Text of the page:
There are many, many ways to communicate.
In a day, you may talk to your family, wave to your neighbour, send an email to a colleague, a text message to your brother, a Facebook message to a friend or perhaps even a letter to your grandmother! We are all, naturally, multi-modal communicators. We use different modes of communication.
Allow any type of communication
And this can certainly be true for AAC users. They may happily use many different modes of communication as well. It may be a combination of vocalisations, words, word attempts, pointing to pictures or photos or objects, sign language, natural gestures, body language, facial expression, as well as their AAC system.
Often they will use the fastest and most efficient means of communication available to them in the moment! All of the methods of communication have their place. All of these methods of communication should be valued, respected and responded to.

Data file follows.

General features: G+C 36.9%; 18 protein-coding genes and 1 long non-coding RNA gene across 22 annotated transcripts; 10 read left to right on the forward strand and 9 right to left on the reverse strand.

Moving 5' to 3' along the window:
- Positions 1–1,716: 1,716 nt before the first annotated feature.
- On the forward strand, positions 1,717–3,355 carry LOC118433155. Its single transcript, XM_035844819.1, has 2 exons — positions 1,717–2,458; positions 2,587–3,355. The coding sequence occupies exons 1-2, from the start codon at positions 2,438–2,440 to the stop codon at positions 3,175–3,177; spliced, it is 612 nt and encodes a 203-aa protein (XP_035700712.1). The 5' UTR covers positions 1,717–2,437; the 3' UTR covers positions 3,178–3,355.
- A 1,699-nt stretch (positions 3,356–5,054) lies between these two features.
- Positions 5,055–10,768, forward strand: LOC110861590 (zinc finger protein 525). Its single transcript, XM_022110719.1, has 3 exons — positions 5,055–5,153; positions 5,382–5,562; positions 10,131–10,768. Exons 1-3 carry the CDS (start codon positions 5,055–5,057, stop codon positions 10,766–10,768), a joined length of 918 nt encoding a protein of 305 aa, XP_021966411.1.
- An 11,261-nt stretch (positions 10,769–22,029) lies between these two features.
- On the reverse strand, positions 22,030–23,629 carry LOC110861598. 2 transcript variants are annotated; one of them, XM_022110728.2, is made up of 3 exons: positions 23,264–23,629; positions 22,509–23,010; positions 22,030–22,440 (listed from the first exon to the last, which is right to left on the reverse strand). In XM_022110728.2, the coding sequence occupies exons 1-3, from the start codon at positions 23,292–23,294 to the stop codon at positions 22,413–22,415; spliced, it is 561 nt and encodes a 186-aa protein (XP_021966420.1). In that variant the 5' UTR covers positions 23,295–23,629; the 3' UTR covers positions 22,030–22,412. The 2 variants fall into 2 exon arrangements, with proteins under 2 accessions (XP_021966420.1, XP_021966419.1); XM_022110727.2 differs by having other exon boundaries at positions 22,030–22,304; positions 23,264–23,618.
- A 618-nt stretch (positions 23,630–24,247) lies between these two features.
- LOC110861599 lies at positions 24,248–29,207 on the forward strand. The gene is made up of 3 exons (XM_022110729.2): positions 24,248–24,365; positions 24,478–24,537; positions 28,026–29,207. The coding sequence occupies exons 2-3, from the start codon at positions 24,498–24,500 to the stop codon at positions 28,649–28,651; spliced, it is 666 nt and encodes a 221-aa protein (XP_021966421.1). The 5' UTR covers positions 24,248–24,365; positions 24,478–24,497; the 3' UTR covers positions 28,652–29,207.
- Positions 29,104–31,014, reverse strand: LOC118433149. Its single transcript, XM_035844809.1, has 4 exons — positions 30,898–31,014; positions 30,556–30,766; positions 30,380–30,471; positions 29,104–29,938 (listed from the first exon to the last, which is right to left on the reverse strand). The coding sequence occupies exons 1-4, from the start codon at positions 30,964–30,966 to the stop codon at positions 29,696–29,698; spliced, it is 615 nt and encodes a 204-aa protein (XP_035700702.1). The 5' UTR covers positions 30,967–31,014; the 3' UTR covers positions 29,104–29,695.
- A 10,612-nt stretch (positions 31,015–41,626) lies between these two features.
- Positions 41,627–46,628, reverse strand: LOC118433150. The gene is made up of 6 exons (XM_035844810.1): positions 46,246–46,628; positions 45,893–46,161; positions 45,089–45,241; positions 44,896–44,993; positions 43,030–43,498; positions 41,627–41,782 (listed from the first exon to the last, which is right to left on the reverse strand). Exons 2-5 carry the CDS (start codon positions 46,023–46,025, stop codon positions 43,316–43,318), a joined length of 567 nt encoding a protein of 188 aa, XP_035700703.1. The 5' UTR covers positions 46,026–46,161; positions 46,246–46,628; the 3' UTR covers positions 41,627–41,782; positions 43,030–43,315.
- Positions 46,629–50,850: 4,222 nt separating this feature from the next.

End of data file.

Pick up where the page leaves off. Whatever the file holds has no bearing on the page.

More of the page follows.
An AAC user may choose to use their AAC system in different situations, yet fall back on less formal communication methods at other times. They may say some words using their AAC system (eg. “I want that”), while pointing to the desired object. They may point to a picture on their visual schedule (eg. “library”), while using body language to indicate they are asking about when library is. Maybe they use their AAC system to say something when their gestures and vocalisations are not understood by their communication partner. There are so many combinations and solutions that can make communication successful.